QUICK SERVE: fast food, delis, and any establishment without
waiter service
CASUAL: full service restaurants with casual service
FINE DINING: higher-priced full-service restaurants2

Some restaurants did not provide us with all requested information. If any of these restaurants–or any other in America–can provide us with this information, we would be happy to update the Guide.
So, if you like the idea, one potential thing you could do is approach one or two of your favorite restaurants and say you really love the idea of this guide and would love to see them listed, and suggest that they submit. If they have something to be proud of vis-a-vis their working conditions, they might be willing.
posted by Miko at 8:52 AM on December 7, 2011 [2 favorites]


I'd also add that, for places you're going to go to (or get delivery from) regularly, tip for the service you want and not the service you get. They know who tips well and your service will improve dramatically if they know you give good tips.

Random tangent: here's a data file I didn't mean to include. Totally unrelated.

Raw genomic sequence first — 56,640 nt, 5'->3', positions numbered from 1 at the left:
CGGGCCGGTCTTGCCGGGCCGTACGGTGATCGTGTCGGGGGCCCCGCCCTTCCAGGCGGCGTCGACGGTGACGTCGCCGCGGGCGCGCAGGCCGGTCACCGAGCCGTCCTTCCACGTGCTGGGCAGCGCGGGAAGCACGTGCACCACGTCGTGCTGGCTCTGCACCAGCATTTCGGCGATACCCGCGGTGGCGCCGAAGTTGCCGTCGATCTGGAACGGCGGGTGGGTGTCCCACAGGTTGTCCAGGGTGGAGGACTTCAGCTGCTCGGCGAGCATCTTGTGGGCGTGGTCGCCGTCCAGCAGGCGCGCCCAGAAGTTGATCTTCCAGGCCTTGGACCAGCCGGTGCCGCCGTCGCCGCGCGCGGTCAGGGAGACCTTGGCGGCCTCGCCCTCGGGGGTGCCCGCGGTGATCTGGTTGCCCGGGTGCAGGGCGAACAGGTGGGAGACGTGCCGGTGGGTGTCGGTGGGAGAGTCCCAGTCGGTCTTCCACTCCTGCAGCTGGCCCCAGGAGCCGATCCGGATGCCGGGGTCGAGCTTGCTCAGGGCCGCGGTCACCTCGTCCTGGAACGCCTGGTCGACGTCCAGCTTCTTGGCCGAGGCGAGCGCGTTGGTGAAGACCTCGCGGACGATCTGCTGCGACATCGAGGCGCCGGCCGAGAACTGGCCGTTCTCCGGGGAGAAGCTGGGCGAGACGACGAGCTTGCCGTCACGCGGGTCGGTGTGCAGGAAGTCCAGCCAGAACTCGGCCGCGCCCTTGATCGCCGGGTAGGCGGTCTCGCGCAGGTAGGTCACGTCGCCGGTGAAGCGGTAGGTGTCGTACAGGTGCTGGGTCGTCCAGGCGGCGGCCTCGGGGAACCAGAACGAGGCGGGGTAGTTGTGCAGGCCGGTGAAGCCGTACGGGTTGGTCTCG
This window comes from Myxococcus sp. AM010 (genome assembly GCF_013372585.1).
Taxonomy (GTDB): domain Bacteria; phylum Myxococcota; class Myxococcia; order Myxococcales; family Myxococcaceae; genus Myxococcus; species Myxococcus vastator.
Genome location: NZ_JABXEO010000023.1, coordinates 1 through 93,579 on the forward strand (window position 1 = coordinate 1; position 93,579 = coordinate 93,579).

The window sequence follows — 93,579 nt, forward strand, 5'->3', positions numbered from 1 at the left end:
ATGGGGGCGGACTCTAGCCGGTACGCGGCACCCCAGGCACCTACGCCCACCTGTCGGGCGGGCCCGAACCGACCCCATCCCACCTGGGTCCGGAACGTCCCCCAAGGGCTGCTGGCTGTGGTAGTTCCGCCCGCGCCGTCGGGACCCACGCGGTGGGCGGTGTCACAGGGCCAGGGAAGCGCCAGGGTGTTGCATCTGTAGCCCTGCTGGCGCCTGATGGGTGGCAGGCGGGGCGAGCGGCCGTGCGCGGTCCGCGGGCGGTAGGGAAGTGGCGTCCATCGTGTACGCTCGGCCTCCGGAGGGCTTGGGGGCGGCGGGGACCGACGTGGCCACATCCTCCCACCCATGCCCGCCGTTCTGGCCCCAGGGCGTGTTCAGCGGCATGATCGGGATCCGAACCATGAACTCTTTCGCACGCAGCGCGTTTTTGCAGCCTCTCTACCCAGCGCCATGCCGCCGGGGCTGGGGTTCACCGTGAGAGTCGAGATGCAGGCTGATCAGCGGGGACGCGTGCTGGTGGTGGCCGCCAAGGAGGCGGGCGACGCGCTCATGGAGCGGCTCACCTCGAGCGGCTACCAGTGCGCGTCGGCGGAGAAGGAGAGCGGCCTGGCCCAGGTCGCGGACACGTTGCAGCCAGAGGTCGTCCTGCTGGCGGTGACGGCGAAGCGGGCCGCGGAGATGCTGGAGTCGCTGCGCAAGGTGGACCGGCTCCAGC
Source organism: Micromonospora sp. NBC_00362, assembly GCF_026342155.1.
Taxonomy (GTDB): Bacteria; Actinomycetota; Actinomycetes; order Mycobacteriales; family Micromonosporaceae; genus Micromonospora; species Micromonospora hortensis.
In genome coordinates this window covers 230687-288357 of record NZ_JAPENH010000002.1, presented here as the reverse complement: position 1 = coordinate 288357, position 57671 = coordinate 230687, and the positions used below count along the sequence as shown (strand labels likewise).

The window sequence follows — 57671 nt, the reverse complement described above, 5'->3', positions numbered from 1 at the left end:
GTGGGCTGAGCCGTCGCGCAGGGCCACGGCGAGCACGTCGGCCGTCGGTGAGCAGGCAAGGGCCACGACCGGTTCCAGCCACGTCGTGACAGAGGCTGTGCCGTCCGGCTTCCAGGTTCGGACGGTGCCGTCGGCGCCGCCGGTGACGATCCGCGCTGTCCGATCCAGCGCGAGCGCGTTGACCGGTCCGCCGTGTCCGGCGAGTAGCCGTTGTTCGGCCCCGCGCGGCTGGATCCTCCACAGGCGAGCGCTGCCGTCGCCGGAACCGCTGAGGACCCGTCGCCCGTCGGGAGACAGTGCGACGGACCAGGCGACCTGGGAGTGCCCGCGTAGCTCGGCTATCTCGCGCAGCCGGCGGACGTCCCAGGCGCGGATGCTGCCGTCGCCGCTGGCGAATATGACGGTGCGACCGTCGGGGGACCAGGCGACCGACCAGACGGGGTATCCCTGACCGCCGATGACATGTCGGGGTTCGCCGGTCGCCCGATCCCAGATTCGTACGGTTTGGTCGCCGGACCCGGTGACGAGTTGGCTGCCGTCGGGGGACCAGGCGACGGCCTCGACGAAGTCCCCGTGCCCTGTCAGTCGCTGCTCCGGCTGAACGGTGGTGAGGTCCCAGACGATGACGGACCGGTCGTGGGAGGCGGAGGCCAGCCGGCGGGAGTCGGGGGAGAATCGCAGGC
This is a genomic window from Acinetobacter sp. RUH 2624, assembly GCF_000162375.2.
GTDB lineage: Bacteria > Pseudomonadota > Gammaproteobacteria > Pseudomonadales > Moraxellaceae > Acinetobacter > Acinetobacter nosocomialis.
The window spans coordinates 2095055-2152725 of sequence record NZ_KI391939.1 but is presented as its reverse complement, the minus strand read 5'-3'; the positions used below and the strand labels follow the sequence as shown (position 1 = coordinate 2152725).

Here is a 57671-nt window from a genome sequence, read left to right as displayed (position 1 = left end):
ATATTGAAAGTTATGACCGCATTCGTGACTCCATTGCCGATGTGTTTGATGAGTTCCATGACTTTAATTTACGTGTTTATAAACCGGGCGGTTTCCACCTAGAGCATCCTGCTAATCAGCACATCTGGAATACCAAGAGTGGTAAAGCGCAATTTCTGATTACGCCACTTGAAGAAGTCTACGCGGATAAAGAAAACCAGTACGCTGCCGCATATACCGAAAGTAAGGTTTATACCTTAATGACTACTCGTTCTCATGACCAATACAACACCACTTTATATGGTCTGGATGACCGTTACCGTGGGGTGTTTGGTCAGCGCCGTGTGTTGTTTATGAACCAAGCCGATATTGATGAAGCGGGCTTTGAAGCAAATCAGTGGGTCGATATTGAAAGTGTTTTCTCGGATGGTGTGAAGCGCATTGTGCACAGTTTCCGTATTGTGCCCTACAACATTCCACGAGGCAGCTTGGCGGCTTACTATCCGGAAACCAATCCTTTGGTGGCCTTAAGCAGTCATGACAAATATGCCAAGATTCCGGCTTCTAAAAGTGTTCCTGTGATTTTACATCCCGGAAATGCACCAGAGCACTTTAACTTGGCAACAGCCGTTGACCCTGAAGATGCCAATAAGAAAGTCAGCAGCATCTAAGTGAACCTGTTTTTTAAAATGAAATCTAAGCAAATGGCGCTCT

I'm glad, here in Minnesota, restaurant workers are paid at least the state minimum wage with no differentiation between tipped and non-tipped workers.

I'm really surprised the Fogo De Chao doesn't treat their workers better. That place is really expensive ($50/person for lunch, $100/person for dinner).
posted by VTX at 8:57 AM on December 7, 2011 [1 favorite]




VTX: Your sentiment regarding tipping for what you want instead of what you get is well received but that's more like bribery than tipping to me. I know, I know, very fuzzy grey area but I was never a server who gave bad service until proven otherwise. I just couldn't do it. I was always good/great until reason was given for me to not try as hard. I'd rather reward the latter instead of the former.